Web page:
The Human Immunodeficiency Virus (HIV) is a virus that attacks and gradually destroys the immune system which defends the body against infections.
The virus is mainly transmitted through sexual intercourse but can also be passed down from mother to child during pregnancy, childbirth or breastfeeding and can also be spread through the transfusion of infected blood, or by sharing needles.
South Africa has one of the highest HIV infection rates in the world. According to UNAIDS, in 2018, 7 700 000 people were living with HIV in South Africa. It's important to get regularly tested, especially if you're sexually active. Knowing your status helps reduce the spread of the virus.
If you need more information, or need answers to questions, you can contact the HIV/AIDS helpline which operates 24 hours on a toll - free telephone number at 0800 012 322.
Premier Alan Winde encourages citizens to get tested. "Knowing your HIV status is important so that you can begin treatment if necessary and manage your health. Let us also support those who have HIV or Aids, and break the stigma which is still associated with this virus and which has a negative impact on the dignity of those living with it."
People who are infected with HIV face discrimination because of their HIV positive status. If you are HIV positive or have been diagnosed with Aids, it's important to remember that you have the same rights as everyone else.
The South African Constitution and its Bill of Rights protect all people, regardless of HIV status. This includes your right to:
- Human dignity
Everyone has the right to have their dignity respected and protected. A person or institution (e.g. a hospital or company) may not insult or damage any person's self-respect, by their words or action.
You have the same right as anyone else to basic or adult basic education. A school cannot refuse to educate you or your child because you have HIV or Aids. The Western Cape Education Department provides guidelines to learners, educators and parents with regards to HIV/AIDS.
- Medical Treatment
You have the right to make your own decision about medical treatment. No person may be refused emergency treatment. Hospitals or doctors cannot refuse to treat a person with HIV or Aids or force you to take a HIV test.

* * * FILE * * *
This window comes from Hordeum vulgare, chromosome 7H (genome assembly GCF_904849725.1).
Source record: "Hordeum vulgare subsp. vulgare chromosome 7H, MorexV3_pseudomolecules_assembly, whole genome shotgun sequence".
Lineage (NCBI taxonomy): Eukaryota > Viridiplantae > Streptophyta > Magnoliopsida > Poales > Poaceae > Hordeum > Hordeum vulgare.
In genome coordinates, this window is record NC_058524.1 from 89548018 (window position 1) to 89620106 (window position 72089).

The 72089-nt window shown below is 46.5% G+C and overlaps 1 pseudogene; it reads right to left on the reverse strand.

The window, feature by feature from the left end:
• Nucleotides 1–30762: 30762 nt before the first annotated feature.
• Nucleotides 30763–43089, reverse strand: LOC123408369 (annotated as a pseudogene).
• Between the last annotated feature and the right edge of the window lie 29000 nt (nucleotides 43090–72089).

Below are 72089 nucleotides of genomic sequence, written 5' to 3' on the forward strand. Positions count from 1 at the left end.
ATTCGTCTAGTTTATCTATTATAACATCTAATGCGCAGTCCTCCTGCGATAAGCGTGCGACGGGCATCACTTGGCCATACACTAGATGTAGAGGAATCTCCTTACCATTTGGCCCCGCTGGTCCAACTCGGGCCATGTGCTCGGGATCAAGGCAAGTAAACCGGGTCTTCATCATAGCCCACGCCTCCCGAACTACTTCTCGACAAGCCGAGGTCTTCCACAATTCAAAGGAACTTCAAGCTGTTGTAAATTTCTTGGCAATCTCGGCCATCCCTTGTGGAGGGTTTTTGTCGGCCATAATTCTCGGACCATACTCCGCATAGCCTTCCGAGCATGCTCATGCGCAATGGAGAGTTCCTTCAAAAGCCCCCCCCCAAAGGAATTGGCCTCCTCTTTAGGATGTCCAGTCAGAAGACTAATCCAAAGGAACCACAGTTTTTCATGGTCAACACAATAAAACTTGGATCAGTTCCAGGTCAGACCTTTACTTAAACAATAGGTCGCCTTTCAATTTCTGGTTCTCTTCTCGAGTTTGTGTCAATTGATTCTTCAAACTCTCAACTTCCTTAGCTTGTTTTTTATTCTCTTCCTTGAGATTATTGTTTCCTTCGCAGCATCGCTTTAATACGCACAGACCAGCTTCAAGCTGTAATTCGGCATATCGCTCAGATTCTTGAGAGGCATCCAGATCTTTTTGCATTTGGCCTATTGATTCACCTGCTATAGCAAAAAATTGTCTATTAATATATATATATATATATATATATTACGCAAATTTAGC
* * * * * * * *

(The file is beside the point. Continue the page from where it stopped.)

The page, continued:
Everyone has the right to privacy. If you have HIV or Aids, you have the right to keep that information to yourself. Your boss, hospital or your doctor cannot force you to tell them or force you to have a HIV/Aids test.
It is your right to make your own decisions about your pregnancy and medical treatment. No one can force you to terminate your pregnancy because you are HIV positive. If you’ve tested positive for HIV you should tell your partner so that they can be protected and also have an HIV test.
People with HIV or Aids can choose what kind of work they want to do. For example, you cannot be prevented from becoming a teacher or health care worker because you are HIV positive or have been diagnosed with Aids.
Everyone has the right to have access to adequate housing. People living with HIV or Aids may not be refused a subsidy or loan to buy a house. Evicting a person from a house or flat because of their health is illegal.
- Social grant
You have the right to a disability grant if you are too ill to support yourself or your family.
- Freedom of expression
Everyone has the right to freedom of expression, which includes freedom to receive or give out information or ideas. This right is important as a way to ensure that the proper information about how to prevent HIV is available in schools or prisons.
- Freedom of association
Everyone has the right to freedom of association. You can join any organisation or group you choose. You cannot be forcefully separated from other people.
- Freedom of movement
All citizens have the right to enter, to remain in and live anywhere in the country. If you have HIV or Aids, you are free to move around the country.
- Labour relations
Everyone has the right to fair labour practices. No person may be unfairly treated or discriminated against at work.
Everyone has a right to an environment that is not harmful to their health or well-being.